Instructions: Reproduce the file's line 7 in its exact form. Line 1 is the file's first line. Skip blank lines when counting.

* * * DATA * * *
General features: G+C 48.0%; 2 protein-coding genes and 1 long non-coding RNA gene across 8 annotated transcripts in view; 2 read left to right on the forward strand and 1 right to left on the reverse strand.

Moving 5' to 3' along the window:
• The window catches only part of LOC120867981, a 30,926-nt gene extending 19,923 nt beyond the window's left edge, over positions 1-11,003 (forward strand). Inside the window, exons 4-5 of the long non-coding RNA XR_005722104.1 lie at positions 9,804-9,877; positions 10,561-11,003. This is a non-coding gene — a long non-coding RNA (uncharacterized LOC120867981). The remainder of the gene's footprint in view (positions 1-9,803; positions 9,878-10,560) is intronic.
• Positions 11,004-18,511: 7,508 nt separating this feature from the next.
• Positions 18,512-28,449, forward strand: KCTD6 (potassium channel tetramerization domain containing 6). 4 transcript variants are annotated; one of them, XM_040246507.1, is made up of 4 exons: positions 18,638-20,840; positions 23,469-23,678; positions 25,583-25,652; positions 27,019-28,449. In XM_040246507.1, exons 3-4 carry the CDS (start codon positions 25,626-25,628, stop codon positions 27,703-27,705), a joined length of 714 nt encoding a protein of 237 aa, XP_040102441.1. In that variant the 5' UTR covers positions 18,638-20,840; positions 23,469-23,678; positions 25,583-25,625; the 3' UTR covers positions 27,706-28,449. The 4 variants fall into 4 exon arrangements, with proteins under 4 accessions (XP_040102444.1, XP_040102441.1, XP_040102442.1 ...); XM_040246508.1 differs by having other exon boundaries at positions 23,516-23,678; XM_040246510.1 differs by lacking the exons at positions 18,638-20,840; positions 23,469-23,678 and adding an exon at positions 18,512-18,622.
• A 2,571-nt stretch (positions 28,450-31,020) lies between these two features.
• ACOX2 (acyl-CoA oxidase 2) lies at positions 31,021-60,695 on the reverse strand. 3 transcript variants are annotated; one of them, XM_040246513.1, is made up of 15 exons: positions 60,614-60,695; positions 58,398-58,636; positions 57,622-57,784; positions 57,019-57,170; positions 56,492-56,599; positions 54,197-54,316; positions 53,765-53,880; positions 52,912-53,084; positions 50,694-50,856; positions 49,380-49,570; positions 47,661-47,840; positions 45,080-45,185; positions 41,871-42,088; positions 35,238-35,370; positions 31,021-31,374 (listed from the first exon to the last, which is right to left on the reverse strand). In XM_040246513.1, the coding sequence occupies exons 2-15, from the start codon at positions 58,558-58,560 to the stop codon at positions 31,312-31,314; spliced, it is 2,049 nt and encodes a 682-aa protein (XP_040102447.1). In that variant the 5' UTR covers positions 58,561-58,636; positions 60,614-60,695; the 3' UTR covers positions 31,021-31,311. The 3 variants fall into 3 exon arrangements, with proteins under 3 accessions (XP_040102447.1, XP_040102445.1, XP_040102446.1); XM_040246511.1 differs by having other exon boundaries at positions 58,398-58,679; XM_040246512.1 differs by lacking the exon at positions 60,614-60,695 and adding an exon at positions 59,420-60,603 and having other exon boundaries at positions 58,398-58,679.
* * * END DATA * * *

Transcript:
• ACOX2 (acyl-CoA oxidase 2) lies at positions 31,021-60,695 on the reverse strand. 3 transcript variants are annotated; one of them, XM_040246513.1, is made up of 15 exons: positions 60,614-60,695; positions 58,398-58,636; positions 57,622-57,784; positions 57,019-57,170; positions 56,492-56,599; positions 54,197-54,316; positions 53,765-53,880; positions 52,912-53,084; positions 50,694-50,856; positions 49,380-49,570; positions 47,661-47,840; positions 45,080-45,185; positions 41,871-42,088; positions 35,238-35,370; positions 31,021-31,374 (listed from the first exon to the last, which is right to left on the reverse strand). In XM_040246513.1, the coding sequence occupies exons 2-15, from the start codon at positions 58,558-58,560 to the stop codon at positions 31,312-31,314; spliced, it is 2,049 nt and encodes a 682-aa protein (XP_040102447.1). In that variant the 5' UTR covers positions 58,561-58,636; positions 60,614-60,695; the 3' UTR covers positions 31,021-31,311. The 3 variants fall into 3 exon arrangements, with proteins under 3 accessions (XP_040102447.1, XP_040102445.1, XP_040102446.1); XM_040246511.1 differs by having other exon boundaries at positions 58,398-58,679; XM_040246512.1 differs by lacking the exon at positions 60,614-60,695 and adding an exon at positions 59,420-60,603 and having other exon boundaries at positions 58,398-58,679.